Transcribed from A Standard History of Kansas and Kansans, written and compiled by William E. Connelley, Chicago : Lewis, 1918. 5 v. (lvi, 2731 p., [228] leaves of plates) : ill., maps (some fold.), ports. ; 27 cm.

Austin McCreary Keene

AUSTIN McCREARY KEENE. The subject of this sketch is one of the prominent and successful attorneys of Southeastern Kansas. He was born at Middletown, Ohio, September 4, 1865, the son of Marshall B. Keene and Jennette McCreary Keene.

Marshall Keene was born in 1823 at Keensburg, Illinois, a village in Wabash County named for his forbears. The Keenes of Keensburg have been men of prominence in that locality, having served as members of the Illinois Assembly, and been notable physicians and manufacturers. Jennette McCreary was born in Monroe, Ohio, in 1836, and was married to Marshall B. Keene in 1861. Mr. Keene was at that time a manufacturer of carriages in Monroe. He had at different times maintained factories in Cincinnati, in Hartford, Connecticut, and later in Monroe. Three children were born to them: Mary, now residing in Fort Scott; George W., living at Carthage, Missouri, a shoe manufacturer; and Austin M. In 1890 Mr. and Mrs. Keene removed to Kansas, settling in Fort Scott where their son Austin had been a practicing attorney since 1887. Here they are passing the evening of their days watched over by their children and grandchildren.

A. M. Keene spent his boyhood days in and about Middletown, his birthplace. His education was begun there. Later he attended a country school for some years, but graduated from the Middletown High School. He then entered the University of Michigan, at Ann Arbor, where he was graduated from the law school in 1887. Looking about for a place to settle and begin the practice of his profession he turned to Fort Scott, Kansas, where he went the year he completed his legal education. With Daniel F. Campbell young Keene formed a law partnership which lasted some three years. He then became associated with William Chenault, a partnership continuing five years. At the termination of this arrangement the law firm of Keene & Gates was formed, E. C. Gates being the junior partner. This continued for seventeen years, and the firm came to be recognized as one of the ablest in all Southeastern Kansas, having the largest and best appointed law offices in Fort Scott. In September, 1913, this partnership was dissolved, and since that time Mr. Keene has been in individual practice.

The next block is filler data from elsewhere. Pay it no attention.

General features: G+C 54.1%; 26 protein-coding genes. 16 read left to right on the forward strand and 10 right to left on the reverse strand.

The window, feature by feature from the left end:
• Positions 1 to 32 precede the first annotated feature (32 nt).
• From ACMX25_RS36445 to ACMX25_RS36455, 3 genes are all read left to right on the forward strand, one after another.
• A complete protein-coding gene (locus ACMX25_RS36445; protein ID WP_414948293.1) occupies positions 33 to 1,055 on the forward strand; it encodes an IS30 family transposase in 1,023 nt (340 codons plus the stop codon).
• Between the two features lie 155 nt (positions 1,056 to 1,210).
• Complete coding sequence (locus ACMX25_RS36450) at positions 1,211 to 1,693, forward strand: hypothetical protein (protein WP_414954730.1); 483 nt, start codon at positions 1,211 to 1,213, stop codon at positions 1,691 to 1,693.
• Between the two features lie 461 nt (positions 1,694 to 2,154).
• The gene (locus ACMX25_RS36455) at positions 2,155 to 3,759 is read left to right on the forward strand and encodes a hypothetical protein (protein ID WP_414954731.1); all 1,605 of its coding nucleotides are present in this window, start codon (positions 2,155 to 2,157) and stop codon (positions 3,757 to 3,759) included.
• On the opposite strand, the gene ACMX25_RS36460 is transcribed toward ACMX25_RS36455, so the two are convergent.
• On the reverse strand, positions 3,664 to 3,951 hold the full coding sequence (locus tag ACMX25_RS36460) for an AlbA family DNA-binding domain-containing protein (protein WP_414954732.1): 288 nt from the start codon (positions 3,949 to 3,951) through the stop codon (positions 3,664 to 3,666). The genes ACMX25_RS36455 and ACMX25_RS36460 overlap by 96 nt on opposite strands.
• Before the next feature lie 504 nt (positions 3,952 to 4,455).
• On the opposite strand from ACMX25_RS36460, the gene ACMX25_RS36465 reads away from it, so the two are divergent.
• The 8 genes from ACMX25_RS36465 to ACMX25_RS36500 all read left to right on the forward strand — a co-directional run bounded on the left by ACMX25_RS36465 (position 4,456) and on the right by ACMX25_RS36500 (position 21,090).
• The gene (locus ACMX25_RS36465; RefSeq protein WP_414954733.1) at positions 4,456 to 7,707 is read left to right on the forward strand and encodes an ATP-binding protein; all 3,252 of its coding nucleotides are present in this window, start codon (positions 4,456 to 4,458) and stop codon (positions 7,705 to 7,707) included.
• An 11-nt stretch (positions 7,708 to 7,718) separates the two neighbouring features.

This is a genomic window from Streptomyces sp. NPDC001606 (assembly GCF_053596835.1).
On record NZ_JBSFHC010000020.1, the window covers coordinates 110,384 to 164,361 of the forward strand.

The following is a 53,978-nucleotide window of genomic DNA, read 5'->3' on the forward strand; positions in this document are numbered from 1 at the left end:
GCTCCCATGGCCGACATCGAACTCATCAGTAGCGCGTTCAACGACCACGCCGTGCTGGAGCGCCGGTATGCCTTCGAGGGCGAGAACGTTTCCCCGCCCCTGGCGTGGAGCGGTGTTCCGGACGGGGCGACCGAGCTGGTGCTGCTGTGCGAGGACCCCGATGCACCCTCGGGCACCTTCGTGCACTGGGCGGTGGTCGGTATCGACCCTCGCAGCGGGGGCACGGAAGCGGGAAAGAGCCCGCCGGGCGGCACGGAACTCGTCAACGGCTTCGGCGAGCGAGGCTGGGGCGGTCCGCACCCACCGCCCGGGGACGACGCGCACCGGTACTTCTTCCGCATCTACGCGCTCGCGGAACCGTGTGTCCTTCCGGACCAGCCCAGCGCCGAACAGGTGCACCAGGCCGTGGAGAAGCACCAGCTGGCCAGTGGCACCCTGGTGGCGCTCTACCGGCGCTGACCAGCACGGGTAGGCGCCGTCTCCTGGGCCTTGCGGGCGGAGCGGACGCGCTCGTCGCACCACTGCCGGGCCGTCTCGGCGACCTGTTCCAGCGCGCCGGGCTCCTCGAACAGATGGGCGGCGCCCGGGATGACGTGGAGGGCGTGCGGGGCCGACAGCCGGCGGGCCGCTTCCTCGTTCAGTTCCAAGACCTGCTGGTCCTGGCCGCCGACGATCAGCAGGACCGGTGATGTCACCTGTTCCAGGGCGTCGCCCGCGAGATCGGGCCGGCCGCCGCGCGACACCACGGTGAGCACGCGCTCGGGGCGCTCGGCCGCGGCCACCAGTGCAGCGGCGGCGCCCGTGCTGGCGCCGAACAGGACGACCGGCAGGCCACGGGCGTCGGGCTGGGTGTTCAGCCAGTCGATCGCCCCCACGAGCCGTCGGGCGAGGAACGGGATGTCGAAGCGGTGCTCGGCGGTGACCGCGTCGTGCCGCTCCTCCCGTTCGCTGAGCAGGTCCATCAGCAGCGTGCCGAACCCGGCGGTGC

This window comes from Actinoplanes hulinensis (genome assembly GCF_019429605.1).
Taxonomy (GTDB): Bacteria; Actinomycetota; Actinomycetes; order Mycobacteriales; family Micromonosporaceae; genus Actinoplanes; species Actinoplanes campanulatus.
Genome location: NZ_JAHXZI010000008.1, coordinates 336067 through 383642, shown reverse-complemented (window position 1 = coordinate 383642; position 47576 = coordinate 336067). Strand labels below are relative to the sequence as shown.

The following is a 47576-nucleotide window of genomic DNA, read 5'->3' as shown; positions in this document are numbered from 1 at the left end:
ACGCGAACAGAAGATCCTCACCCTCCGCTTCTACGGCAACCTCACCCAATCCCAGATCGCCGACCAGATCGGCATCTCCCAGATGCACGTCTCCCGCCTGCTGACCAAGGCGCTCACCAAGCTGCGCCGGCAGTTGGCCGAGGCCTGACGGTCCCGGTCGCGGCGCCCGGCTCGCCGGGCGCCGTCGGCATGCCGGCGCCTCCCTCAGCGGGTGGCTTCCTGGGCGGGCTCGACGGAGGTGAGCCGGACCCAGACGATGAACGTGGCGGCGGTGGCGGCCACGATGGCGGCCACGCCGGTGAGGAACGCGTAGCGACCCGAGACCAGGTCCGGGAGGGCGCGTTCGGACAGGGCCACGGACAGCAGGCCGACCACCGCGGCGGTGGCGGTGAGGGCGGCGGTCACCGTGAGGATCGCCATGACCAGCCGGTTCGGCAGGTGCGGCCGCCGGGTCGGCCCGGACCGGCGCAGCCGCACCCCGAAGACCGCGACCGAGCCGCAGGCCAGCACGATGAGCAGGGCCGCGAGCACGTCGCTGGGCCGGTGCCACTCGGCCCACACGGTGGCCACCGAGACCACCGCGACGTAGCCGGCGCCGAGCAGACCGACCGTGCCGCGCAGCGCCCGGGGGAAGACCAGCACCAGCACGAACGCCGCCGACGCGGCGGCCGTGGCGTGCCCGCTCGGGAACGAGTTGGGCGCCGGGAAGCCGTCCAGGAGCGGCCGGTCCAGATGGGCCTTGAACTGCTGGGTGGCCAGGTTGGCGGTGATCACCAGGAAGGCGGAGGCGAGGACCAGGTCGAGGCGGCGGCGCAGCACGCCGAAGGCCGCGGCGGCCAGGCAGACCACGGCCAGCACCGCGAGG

From the days of his early practice Mr. Keene has been an indefatigable worker, a hard student and a deep thinker. His law library is one of the finest and most complete in the state. Fitted by natural aptitude, and conscientious in his efforts, he has built for himself a most enviable reputation as a lawyer. His forensic ability is well known, and has established him in a foremost place among the legal talent of Kansas. It has also served him well in his legislative career. In 1911 he was appointed by the Kansas Supreme Court a member of the State Board of Law Examiners and is still a member of this board. And in his long practice as an attorney he has been frequently distinguished in recognition of his ability.